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I made a mistake

See right there? That’s the first step: admitting the mistake.

I walked away from a conversation last week feeling uneasy. Angry actually. It didn’t go well. My first reaction, as usual, was to blame the other person. But as I tried to explain away the discomfort in my head as the other person’s fault, it didn’t go away. It’s often like this. And if I stay with it and remember that I’m supposed to practice humility, I often come to that bittersweet conclusion: I made a mistake. It was me who messed up.

I hate that. Opening the gates of regret. Having to admit, even if only to myself, that I was at fault. Embarrassed. Wishing I could take something back. Wanting an impossible do-over. That’s the bitter part.

The sweet part is that now I have a way out. Because I admitted the mistake, there IS a path to peace. I know that if I do something about my mistake, I will be able to move forward untethered.

1. Sometimes the thing that I have to do is to simply admit my mistake out loud. If I use the wrong gender pronoun for instance, I’ve learned to immediately acknowledge the mistake and move on. Sometimes it’s making a statement to your team or your family. Sometimes it’s called a confession, or a fifth step. Just saying your mistake out loud to another human being can be hugely freeing.

2. Sometimes the thing I have to do is make an apology. With a degree of reverence or formality I say words directly to someone who was harmed by my mistake. It’s a way to let them know I noticed, and that I wish it hadn’t happened that way. A genuine apology doesn’t care if it’s accepted or not. It’s not conditional in any way. A genuine apology is never followed with a but.

3. Sometimes the thing that I have to do is to make an amend; make an offer to fix the mistake, and follow through. Sometimes it means you have to pay for something or actually take responsibility for something. Sometimes the problem that you caused can’t actually be fixed because someone’s not around or perhaps raising an old wrong with someone might do more harm than good. A solution here is to give time or money to a cause related to the mistake you made. Perhaps you can’t make peace with a person from the past but you can help other people in the future. I like the term “living amends.”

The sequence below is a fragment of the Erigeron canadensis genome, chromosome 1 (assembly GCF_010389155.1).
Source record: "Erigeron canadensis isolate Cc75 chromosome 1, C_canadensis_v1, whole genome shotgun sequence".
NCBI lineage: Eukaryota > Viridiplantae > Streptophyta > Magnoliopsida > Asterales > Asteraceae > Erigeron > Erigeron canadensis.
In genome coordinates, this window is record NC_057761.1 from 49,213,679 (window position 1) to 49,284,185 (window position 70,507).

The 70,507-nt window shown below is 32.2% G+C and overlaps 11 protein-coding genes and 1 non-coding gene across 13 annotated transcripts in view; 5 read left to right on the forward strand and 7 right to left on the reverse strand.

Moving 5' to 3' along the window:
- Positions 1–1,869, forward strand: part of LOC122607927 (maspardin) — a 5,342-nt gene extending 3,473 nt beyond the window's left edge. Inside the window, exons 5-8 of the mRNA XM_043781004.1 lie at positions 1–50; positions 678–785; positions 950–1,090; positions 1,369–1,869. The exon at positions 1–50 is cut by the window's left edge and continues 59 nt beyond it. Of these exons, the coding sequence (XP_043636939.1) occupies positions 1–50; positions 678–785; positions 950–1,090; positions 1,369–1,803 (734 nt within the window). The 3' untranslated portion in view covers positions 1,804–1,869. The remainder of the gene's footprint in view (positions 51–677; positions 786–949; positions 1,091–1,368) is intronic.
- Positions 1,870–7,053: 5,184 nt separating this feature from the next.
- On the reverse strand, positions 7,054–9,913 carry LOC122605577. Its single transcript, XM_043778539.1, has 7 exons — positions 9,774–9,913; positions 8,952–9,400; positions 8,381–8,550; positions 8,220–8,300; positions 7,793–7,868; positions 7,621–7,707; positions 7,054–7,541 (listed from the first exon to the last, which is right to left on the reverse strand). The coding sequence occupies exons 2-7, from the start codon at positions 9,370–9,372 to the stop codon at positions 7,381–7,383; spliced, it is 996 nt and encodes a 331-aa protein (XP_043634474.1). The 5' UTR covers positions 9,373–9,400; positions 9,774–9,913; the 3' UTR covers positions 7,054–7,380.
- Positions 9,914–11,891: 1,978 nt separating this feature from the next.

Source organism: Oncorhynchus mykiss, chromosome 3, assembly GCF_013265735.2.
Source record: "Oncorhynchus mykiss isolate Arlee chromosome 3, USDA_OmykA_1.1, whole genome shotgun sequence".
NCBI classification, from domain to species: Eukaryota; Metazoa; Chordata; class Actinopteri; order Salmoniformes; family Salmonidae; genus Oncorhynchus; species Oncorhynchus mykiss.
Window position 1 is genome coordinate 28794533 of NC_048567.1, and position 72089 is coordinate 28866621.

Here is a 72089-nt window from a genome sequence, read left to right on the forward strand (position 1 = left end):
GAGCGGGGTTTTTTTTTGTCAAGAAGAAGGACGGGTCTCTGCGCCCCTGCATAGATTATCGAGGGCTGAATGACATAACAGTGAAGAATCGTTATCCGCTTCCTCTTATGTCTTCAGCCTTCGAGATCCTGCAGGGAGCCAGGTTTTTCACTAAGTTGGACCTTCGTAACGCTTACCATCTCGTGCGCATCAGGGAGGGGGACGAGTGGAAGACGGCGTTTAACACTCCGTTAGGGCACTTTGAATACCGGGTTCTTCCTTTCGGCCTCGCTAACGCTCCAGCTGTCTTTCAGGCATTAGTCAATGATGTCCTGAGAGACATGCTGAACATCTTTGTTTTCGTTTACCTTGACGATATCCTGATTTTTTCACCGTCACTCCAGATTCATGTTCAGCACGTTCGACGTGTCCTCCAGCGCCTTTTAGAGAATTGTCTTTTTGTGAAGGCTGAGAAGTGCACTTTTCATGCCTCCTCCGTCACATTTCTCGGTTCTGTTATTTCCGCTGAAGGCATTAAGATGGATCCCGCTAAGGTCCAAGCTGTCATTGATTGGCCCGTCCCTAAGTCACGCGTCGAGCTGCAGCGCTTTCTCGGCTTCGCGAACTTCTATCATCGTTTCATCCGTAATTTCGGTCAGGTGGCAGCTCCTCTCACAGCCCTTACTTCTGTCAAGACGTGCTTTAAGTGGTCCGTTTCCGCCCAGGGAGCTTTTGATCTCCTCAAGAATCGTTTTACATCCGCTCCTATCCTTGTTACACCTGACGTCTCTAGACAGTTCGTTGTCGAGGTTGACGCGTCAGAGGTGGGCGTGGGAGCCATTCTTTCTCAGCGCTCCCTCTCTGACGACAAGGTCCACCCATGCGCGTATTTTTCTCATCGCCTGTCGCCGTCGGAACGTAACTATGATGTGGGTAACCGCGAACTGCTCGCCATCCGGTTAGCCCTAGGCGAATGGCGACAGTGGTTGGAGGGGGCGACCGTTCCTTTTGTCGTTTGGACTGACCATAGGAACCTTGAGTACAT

4. Sometimes I simply make a vow. A promise. A prayer to my future self: “Don’t ever make that mistake again!” But it’s more than just saying that once in a fit of frustration, it’s actually imagining future scenarios over and over again and imagining myself NOT making that mistake. I work at it. I try to train my brain to be different in the future. I actually practice different words in my head; the words I will use next time. I can’t change the past but I can try my best to turn that mistake into a lesson learned.

For me, realizing that I have made a mistake often comes with guilt and anguish. My mind races about it. What I should have done differently? What does someone think of me now? What’s really behind what happened? My neck and back muscles tighten. I think about it WAY too much.

And for me, the solution is usually to turn that nervous energy into actually doing something about it. I work hard to accept what happened and then I try to focus on what I need to do to feel okay about what I did. I turn from the past to the future. And do something.